The area was particularly crowded with people during low tide trying to catch prawns, fish and crabs. There was always enough to catch as the supply from the sea could not be exhausted! And thus seafood became a part of our meals almost everyday.

Moving Back To Lim Chu Kang

Meanwhile, my father and few other neighbours were planning to move back to Lim Chu Kang. By road, it was some 10 miles via Choa Chu Kang Road  and then Lim Chu Kang. But there were no means of transport available so we had to hike all the way on foot. We not only walked but had to carry all our belongings as well.

We first trekked to the junction of Woodlands Road and Choa Chu Kang Road. There was no Bukit Panjang Road then. We crossed the railway and made our way to Sungei Peng Siang. Here my father borrowed a row boat and rowed all of us in batches to Kranji River, across it and then walk across a pineapple plantation near Neo Tiew Road. A distant relative lived there. We stayed there for the night as ferrying the whole big contingent of us took my father the whole day.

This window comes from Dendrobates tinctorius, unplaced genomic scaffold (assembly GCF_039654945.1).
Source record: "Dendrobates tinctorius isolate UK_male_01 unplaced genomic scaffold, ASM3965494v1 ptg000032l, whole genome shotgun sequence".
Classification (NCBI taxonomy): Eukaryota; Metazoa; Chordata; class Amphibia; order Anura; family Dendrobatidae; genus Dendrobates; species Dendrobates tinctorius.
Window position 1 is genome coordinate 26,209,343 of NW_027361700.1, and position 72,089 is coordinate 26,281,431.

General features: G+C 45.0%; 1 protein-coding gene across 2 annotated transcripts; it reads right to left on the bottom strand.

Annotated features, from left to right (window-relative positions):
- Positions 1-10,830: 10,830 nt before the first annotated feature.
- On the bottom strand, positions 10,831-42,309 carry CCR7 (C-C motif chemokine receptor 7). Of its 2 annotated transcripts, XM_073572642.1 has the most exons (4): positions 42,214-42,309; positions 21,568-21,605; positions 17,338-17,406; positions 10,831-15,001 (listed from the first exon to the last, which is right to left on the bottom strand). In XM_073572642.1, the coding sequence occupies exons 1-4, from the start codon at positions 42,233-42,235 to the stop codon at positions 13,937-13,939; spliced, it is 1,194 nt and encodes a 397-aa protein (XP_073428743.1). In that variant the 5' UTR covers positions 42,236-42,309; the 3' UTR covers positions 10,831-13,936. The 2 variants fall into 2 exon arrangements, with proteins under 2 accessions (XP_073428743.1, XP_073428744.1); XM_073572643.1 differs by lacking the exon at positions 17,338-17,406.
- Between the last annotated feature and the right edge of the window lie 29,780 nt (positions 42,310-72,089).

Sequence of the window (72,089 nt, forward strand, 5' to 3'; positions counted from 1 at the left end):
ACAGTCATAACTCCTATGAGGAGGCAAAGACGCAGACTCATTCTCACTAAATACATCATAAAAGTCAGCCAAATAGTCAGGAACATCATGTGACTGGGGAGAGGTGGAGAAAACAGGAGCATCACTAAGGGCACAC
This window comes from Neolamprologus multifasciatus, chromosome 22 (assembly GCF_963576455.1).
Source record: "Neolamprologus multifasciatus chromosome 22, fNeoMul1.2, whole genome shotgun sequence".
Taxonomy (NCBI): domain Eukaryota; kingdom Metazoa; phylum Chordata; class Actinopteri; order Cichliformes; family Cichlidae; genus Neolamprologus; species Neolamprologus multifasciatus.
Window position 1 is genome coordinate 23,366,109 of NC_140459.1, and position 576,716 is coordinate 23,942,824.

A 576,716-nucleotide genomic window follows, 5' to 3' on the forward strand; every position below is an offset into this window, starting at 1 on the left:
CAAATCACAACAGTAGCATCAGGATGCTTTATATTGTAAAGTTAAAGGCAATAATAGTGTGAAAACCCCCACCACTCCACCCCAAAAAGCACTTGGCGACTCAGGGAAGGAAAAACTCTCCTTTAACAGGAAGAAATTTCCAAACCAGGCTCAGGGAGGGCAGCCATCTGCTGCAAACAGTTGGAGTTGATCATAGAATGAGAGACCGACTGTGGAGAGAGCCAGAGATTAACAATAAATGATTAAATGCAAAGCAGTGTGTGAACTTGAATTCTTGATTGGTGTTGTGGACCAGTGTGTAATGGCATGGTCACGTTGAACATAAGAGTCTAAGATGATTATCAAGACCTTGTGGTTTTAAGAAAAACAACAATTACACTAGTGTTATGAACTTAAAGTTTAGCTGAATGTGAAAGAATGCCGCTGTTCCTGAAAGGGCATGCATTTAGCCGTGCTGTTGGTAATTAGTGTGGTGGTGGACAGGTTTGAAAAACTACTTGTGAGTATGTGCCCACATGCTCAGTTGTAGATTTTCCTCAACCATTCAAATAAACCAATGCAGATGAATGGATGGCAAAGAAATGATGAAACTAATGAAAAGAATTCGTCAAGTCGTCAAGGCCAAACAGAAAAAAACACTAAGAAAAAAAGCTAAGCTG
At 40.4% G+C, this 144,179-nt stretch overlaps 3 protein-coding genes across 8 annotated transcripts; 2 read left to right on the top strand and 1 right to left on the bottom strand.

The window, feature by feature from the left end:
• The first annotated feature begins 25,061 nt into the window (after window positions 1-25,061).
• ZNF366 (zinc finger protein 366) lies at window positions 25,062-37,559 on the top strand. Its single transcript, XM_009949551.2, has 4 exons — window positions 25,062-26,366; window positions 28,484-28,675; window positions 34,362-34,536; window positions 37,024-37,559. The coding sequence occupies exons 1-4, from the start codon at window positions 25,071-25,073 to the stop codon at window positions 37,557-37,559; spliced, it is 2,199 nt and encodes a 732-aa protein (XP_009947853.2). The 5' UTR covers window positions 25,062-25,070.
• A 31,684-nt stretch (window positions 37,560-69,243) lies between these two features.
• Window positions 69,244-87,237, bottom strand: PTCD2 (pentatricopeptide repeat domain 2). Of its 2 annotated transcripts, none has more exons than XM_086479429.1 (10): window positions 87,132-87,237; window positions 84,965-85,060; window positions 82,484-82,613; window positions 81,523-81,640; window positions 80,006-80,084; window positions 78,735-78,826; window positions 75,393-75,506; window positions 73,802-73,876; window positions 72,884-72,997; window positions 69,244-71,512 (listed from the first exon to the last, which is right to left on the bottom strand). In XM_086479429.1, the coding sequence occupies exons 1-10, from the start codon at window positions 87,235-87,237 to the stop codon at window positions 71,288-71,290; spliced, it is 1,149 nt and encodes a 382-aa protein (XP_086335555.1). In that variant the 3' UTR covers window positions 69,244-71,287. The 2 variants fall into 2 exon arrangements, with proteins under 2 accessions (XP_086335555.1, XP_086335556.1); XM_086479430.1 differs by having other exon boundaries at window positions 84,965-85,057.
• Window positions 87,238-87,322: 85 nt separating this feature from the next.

My two elder brothers went back to our old home and managed to restore two of our bicycles left behind. They then used these two bicycles to help my father transport the whole lot of other stuff home, making many trips. We were glad to find that some of our chickens and hens still survived after being left alone for two months.

Saturday, 12 May 2012

The British Surrenders

Without any settler's knowledge - no newspaper, no TV or radio broadcast, we soon found out that the British, led by one General Percival walked to the nearby Ford factory with a white flag and surrendered to the Tiger of Malaya, General Yamashita.

The next day, five Japanese soldiers with a Chinese interpreter came to our community. He explained that the British had surrendered to the Japanese and that we now belonged to a new set of masters.